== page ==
The exercises did him good. "At that stage of the game," he said, "bebop was such a distant language that what I learned, I owned." But he preferred to play in swing bands. "They were more fun for me," he explained. "Some of the beboppers played very well, but they seemed to imitate the worst parts of progress: heroin, bad attitudes, cliquishness." (He was also viewed as a square, he suspects, once he started attending the Kansas City Conservatory of Music.)
In 1951 he endured six months of Army service in Columbia, S.C., under the scorn of an officer who looked unkindly on white aesthetes with black friends. (Trying to defend himself, Mr. Brookmeyer says, he was publicly dressed down for being prone to "homosexual fits.") He was given an honorable discharge. Back in Kansas City, he found a job with Tex Beneke's orchestra, which eventually led him to New York.
By this time Mr. Brookmeyer was playing the valve trombone a variation on the instrument's better-known form, with valves instead of a slide. (It has been his principal instrument ever since; the piano has only returned off and on.) He worked with Stan Getz, and in 1953 he took the trumpeter Chet Baker's place in Gerry Mulligan's quietly intricate quartet and sextet for a few years.
At the time he basically idolized only tenor saxophonists, not trombonists: Lester Young, Al Cohn and others. Bill Harris, who played trombone in Woody Herman's orchestra, was the only exception.
Harris was a brilliant, natural musician, a practical joker and a drunk; according to legend he once arrived at a hotel before a gig by driving his car up its steps and into its lobby. Mr. Brookmeyer never got to know him well, and he says he regrets it.
Mr. Brookmeyer chose a 1952 live version of "Lady Be Good," performed by one of Harris's small groups, a quintet including Eddie Davis, known as Lockjaw, on tenor saxophone. Harris's improvisation is extravagantly musical, bursting with melody he yanks it out of the instrument in a tangle of swing and bebop phrases.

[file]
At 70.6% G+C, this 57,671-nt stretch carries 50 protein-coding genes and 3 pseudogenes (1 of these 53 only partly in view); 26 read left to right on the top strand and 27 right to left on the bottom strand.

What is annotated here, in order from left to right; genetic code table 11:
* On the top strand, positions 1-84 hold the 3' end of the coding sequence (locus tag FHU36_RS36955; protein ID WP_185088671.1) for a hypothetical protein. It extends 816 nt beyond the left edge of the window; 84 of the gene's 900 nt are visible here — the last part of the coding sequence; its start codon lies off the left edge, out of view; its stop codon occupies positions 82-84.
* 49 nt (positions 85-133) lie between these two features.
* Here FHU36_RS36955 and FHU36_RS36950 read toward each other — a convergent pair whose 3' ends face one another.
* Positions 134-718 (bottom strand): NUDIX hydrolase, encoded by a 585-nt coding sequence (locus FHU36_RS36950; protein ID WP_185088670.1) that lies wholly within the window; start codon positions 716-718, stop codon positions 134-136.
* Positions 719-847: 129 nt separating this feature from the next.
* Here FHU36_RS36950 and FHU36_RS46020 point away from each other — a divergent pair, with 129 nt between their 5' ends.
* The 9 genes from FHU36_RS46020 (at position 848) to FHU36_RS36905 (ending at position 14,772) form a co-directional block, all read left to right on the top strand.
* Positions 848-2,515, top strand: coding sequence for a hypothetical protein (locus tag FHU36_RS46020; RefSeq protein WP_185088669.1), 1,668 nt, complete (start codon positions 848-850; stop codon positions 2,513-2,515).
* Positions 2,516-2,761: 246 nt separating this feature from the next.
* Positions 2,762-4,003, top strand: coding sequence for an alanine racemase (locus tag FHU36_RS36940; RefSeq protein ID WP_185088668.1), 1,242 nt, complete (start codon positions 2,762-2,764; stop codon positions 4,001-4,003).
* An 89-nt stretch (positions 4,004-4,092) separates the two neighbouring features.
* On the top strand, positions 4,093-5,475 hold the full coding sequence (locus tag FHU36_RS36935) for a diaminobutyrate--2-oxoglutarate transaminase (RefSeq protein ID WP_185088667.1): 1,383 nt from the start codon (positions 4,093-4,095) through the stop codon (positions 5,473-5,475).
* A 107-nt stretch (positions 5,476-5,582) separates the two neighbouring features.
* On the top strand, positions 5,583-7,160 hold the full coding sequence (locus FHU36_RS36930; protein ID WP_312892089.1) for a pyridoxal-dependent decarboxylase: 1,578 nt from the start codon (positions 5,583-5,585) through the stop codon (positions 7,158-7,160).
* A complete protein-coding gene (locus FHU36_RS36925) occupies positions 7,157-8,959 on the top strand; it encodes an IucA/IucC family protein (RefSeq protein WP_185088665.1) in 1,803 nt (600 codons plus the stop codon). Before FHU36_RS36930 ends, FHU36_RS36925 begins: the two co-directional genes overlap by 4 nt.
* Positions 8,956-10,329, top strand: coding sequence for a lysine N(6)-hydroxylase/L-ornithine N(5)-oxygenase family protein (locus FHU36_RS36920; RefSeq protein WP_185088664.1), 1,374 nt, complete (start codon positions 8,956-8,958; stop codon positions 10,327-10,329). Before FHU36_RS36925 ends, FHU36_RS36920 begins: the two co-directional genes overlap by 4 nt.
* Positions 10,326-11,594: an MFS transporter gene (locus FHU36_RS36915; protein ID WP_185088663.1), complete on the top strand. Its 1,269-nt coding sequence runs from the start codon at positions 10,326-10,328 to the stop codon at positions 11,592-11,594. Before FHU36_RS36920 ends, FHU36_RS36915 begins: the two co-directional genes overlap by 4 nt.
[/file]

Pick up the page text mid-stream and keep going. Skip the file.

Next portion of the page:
Bill Harris had an overpowering voice on his own, I said. Was he too large a presence for a big band, too disruptive?
"I wouldn't say disruptive," Mr. Brookmeyer corrected. "He was influential. His sound was highly emotional. His personality was so strong that he guided the band a lot. As a trombonist in a big band, you're in the middle of everything. You learn how things are made. My old joke is that saxophonists get all the girls, trumpet players make all the money, and trombone players develop an interior life."
| NEW YORK TIMES - Ben Ratliff|
|"Only a few of the acknowledged giants of orchestral writing still toil in the recording studio, and Brookmeyer stands among the best of them."|
-- LOS ANGELES TIMES -- Howard Reich
|"When the entire audience stood and responded with people cheering, shouting and clapping, I realized that this was a moment that will forever live in my memory as an artistic triumph for a great artist. I've experienced it with Miles, Sonny, Trane and now with the compositions and orchestrations of Bob Brookmeyer." [In response to Bob's performance at the IAJE Conference in Jan. 2004]|
-- Benny Maupin
|"This painterly material is played by not just a big band, but a real orchestra in every sense of the word."|
-- JAZZ NOW -- Lawrence Brazier
|"This is a musician who finds magic in the spaces, the phrasing, the pauses. For me, it just doesn't get any better than this."|
-- 52nd STREET JAZZ -- J. Robert Bragonier
|"The captivating New Work (Celebration) is remarkable evidence of the intricate musical language Bob Brookmeyer has crafted as a composer. In the realm of his own inner logic - informed by Sauter and Stravinsky as much as George Russell and even Boulez - Brookmeyer has conceived something that is as warm and passionate as it is cerebral and sometimes startling."|
-- ALL ABOUT JAZZ - Douglas Payne
|"As a writer, Brookmeyer calls to mind Bill Holman and Gil Evans, among others, singular artists who use the entire orchestra as a canvas on which to paint their elaborate and expressive musical portraits."|
-- ALL ABOUT JAZZ -- Jack Bowers